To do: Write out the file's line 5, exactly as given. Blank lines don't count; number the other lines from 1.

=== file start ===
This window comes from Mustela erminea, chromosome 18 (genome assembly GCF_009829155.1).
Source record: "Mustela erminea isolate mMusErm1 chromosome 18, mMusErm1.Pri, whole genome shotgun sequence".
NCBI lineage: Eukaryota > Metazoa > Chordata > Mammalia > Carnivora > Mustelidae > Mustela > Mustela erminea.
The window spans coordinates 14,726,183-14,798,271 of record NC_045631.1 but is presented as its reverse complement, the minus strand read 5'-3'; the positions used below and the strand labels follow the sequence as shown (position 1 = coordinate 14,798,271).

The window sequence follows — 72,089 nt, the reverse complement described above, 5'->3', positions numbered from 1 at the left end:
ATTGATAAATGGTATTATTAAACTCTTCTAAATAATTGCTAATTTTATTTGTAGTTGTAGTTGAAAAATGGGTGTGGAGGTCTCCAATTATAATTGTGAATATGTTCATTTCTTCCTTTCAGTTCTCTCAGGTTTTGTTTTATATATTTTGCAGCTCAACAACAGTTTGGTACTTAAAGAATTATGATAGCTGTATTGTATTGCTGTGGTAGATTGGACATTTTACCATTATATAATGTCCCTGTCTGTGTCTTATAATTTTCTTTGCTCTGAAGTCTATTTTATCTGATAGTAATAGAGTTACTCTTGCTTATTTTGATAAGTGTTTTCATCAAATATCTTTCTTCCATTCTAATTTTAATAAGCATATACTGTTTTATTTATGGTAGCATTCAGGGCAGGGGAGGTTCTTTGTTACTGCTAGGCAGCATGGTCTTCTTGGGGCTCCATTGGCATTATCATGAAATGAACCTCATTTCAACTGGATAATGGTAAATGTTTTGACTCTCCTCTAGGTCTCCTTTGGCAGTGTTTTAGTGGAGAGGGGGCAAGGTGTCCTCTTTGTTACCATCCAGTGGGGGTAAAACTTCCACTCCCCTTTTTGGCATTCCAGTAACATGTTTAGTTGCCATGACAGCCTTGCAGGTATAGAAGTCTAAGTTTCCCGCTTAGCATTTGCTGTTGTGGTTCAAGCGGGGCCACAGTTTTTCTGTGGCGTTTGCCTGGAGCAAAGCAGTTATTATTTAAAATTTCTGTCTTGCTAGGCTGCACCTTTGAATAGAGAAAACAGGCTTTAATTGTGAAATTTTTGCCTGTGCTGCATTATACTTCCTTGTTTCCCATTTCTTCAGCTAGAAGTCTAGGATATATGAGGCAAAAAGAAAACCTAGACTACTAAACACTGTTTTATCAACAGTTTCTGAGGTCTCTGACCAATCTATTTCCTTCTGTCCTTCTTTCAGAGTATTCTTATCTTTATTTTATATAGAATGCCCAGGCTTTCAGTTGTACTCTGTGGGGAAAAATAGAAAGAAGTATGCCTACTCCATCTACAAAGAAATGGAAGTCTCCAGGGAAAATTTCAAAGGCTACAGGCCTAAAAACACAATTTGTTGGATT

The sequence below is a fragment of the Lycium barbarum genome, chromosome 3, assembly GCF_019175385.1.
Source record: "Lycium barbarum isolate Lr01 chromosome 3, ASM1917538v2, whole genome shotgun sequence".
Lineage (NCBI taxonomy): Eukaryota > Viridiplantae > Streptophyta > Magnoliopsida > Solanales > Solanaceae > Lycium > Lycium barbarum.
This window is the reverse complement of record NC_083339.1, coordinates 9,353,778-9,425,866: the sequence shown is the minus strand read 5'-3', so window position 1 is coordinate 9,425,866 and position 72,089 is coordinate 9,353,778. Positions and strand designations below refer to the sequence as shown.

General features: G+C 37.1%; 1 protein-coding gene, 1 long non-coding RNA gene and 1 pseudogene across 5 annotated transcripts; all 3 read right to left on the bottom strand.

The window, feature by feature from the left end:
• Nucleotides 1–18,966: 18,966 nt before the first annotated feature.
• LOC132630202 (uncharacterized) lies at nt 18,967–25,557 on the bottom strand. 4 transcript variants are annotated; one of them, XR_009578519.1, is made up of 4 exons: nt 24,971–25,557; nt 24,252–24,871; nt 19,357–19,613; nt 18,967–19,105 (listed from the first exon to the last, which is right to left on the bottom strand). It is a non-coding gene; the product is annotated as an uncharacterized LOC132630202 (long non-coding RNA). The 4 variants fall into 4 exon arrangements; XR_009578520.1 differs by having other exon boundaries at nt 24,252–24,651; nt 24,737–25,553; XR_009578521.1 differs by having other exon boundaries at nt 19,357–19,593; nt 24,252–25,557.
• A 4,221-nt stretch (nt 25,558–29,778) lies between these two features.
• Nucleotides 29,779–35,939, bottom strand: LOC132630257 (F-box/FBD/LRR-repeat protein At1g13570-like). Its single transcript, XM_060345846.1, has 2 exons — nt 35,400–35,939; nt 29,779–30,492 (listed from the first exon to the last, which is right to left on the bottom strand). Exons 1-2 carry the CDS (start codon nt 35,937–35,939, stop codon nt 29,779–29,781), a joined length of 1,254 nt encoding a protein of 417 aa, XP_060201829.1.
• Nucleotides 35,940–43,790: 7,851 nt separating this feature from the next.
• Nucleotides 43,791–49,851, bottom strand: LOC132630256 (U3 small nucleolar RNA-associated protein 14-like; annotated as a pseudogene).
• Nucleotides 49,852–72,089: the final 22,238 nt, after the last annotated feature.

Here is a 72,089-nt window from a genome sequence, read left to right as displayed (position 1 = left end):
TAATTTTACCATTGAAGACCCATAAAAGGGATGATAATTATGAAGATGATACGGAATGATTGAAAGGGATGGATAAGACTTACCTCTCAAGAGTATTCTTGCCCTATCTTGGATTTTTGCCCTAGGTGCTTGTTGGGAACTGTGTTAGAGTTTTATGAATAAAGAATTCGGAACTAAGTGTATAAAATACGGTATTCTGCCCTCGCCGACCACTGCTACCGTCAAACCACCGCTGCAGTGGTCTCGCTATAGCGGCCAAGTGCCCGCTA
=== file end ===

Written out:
The window sequence follows — 72,089 nt, the reverse complement described above, 5'->3', positions numbered from 1 at the left end: